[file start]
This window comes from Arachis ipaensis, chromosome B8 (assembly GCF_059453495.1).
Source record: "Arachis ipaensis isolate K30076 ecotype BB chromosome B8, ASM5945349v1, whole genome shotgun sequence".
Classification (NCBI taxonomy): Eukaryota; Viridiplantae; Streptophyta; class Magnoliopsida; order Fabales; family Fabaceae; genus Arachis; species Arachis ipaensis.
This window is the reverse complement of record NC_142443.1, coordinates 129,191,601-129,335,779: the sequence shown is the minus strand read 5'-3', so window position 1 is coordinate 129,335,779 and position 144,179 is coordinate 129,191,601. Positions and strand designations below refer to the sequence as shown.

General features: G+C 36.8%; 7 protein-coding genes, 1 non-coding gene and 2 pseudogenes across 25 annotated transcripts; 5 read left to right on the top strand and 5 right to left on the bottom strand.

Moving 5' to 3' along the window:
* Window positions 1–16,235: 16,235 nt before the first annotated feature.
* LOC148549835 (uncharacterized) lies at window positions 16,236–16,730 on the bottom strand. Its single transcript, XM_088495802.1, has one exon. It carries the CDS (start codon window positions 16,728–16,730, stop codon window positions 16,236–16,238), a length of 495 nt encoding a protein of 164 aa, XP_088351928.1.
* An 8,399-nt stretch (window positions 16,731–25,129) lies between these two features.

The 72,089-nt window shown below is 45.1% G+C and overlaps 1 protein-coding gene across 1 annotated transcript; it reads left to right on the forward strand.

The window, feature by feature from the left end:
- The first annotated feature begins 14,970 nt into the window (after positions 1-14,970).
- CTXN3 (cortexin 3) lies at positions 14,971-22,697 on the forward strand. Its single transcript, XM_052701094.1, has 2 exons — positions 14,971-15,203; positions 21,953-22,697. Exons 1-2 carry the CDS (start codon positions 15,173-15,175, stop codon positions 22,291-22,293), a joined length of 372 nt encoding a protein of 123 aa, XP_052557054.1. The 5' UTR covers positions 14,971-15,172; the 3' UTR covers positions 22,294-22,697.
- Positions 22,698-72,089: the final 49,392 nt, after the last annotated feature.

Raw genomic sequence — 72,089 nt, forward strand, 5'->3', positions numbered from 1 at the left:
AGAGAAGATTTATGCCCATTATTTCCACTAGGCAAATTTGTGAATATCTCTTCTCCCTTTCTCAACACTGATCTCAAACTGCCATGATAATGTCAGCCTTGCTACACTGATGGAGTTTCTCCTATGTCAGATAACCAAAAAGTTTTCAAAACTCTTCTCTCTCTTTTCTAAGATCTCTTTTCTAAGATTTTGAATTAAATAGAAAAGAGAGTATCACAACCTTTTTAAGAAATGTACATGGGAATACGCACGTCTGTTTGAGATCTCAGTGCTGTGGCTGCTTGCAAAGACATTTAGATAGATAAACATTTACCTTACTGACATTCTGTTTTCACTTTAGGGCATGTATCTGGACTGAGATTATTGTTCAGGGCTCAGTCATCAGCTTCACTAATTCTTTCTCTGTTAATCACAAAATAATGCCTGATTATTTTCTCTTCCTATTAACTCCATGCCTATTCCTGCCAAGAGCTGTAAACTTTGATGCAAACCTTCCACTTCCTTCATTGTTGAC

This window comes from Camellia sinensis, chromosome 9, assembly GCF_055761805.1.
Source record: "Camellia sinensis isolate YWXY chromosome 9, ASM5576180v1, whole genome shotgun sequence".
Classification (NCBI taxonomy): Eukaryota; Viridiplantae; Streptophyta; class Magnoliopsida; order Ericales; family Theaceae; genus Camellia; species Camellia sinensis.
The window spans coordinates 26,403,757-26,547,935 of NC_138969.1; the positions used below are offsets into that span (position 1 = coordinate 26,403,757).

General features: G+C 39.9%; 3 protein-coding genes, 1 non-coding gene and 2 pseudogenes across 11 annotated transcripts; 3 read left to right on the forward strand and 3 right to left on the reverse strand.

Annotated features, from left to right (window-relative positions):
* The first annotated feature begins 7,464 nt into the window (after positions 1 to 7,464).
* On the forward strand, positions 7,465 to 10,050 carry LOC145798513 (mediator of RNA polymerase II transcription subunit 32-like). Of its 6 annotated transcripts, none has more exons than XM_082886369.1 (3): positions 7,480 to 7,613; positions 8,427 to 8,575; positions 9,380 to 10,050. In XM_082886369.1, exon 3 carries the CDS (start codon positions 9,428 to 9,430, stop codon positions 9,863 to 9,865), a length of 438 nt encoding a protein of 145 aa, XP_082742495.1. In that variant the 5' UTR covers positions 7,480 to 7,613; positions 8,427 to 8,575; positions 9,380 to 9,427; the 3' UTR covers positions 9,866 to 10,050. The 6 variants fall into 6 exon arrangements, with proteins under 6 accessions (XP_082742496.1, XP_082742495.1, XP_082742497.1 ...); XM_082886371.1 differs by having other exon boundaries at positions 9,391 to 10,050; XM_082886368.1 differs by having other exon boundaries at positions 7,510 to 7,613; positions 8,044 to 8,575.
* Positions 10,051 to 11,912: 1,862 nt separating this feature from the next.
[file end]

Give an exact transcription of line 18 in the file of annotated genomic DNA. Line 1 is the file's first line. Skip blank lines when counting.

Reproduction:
Source record: "Camellia sinensis isolate YWXY chromosome 9, ASM5576180v1, whole genome shotgun sequence".